Fallout + Pokemon + Fight Club = Boredom

 Fallout 4: Wasteland Workshop Review Screenshot

HIGH New cosmetic settlement items

LOW No new quests to justify the new items

WTF Bethesda's still pushing the weakest part of Fallout 4—the settlements

Fallout 4's second DLC package, Wasteland Workshop, is clearly aimed at the players who're interested in making improvements to their settlements. It features new crafting items to place as desired, and also offers new cages that can be built for catching living creatures and making them fight each other.

Most importantly, Wasteland Workshop features no new quests in any form, so it's largely cosmetic. 

When I originally played Fallout 4, I was frustrated by Bethesda's lack of direction and tutorials for building settlements. I hoped Wasteland Workshop would fix that, considering most of this DLC is about settlements, but no, it doesn't. I had to poke around in the workshop menu until I found the new items before a menu popped up to tell me what the items were for.

The only tutorial menus supplied are for cages, which told me that a creature might be caught in one if I left the settlement for long enough or slept. There are cages for most entities in Fallout 4 including raiders, supermutants, cats, insects, deathclaws and more. Along with the cages, red and blue octagonal floorpads are available to build. Existing settlers or captive creatures can be bound to them, and once an entity is assigned to each octagon, they'll battle until one of them is no longer breathing. 

Although some players might find the idea of catching two deathclaws and unleashing them on each other thrilling, I don't find much value here. This DLC seems produced for the kind of kids who fed bugs to spiders in their gardens, and then grew up to build deathtrap houses in The Sims to watch virtual families die in horrible scenarios.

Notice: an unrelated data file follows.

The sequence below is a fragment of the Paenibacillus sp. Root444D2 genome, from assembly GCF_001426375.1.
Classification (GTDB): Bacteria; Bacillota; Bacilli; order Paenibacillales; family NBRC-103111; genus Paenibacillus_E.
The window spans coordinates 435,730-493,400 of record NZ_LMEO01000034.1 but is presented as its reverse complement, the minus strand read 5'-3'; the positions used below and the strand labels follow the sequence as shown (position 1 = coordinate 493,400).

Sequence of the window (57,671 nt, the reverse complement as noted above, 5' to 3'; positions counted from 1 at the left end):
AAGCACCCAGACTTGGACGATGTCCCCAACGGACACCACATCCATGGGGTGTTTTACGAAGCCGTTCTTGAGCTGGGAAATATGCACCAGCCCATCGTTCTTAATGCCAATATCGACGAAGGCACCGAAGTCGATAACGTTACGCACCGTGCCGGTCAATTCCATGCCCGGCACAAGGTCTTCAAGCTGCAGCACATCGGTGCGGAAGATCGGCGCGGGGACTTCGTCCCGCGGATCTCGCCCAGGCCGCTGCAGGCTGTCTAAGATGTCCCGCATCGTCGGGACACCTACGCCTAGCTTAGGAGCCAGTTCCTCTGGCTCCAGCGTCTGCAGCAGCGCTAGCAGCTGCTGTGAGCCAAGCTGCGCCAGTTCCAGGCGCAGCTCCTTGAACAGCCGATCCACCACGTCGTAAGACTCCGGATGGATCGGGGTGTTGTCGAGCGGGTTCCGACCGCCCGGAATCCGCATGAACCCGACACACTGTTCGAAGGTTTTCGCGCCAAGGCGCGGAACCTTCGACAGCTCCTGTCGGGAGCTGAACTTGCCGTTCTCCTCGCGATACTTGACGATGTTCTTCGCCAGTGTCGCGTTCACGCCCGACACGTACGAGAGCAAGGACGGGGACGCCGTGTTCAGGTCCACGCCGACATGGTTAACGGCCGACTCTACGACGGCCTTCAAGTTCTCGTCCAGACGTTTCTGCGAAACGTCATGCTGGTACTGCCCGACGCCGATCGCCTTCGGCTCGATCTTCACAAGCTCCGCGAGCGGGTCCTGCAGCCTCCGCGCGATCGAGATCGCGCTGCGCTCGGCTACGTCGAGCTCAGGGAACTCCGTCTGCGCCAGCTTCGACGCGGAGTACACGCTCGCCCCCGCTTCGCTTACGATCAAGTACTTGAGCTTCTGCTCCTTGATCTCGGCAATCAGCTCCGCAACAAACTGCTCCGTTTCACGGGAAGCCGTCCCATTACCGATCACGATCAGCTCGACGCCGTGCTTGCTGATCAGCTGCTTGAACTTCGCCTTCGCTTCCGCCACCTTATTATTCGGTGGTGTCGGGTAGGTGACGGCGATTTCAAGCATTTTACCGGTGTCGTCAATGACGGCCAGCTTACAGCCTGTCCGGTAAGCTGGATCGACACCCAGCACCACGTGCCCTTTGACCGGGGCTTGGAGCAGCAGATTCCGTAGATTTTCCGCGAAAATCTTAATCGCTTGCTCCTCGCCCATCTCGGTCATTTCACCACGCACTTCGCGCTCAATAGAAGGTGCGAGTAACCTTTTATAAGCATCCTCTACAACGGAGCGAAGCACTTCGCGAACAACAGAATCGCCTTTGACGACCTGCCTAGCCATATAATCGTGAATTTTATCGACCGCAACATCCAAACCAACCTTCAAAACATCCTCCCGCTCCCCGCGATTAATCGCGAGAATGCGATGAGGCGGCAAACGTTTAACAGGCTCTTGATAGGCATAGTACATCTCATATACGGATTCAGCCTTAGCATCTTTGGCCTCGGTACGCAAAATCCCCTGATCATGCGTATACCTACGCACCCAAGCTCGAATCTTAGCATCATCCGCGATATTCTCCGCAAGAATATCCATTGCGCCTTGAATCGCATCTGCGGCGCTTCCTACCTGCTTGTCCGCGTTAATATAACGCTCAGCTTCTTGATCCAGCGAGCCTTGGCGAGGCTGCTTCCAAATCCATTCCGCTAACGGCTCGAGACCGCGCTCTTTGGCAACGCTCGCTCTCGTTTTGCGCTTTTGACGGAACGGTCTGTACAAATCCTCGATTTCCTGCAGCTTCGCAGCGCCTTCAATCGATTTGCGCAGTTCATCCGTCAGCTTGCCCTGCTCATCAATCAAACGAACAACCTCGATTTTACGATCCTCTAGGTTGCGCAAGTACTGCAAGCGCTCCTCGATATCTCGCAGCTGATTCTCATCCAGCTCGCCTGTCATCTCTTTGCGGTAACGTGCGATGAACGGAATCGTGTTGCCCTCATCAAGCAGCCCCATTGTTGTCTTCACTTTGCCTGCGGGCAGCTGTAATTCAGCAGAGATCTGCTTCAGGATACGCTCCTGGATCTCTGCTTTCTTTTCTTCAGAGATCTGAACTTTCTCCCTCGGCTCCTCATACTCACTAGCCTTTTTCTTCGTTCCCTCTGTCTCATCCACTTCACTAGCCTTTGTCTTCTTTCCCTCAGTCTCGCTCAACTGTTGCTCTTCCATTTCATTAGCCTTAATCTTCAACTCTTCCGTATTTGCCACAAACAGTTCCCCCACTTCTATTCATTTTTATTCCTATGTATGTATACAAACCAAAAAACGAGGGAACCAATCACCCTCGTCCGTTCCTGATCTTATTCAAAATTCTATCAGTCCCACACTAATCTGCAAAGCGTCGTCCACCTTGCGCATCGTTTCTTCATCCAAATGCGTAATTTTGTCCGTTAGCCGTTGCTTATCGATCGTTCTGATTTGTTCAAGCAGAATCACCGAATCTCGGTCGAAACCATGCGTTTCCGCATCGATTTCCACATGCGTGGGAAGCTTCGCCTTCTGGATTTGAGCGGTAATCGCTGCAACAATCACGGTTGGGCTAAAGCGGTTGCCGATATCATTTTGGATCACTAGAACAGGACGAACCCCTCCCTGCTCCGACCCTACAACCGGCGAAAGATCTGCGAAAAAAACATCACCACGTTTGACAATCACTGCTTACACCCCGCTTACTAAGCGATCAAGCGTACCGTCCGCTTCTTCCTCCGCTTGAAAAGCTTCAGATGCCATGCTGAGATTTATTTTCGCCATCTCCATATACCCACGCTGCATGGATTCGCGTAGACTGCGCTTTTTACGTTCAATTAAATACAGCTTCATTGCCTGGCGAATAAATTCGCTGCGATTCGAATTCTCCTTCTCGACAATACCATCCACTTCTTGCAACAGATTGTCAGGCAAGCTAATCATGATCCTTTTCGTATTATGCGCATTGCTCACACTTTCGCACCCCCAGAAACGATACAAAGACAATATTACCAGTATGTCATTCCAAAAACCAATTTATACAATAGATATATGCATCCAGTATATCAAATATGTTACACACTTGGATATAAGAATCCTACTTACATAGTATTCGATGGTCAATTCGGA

Getting back to the workshop items, the new additions are things to place around the settlements, including generators, defense mechanisms and lighting. The most notable of the lot are neon signs. Each letter of the alphabet is available for crafting, and they also come in several different colors. The option to spell out nearly anything on the walls of settlements is available. 

Although I try to judge content for what it is rather than what it isn't, it's a shame Bethesda didn't include a new quest to go along with these new items.

In the previous DLC, Automatron, Bethesda introduced robot building. It also included a 5-hour quest that gave good reason to build robots. If the quest hadn't existed, I probably wouldn't have cared for robot crafting, but I ended up enjoying it.  If a quest for Wasteland Workshop existed to justify catching animals and fighting them to the death, I would've felt more compelled to spend time gathering materials and catching critters. 

Players who haven't started (or finished) Fallout 4 yet will likely get more out of Wasteland Workshop than I did, but this content was too insubstantial to keep my attention for long. Rating: 4 out of 10

Disclosures: This game was obtained via publisher review code, and was reviewed on the Playstation 4. About 2 hours were spent with the DLC.

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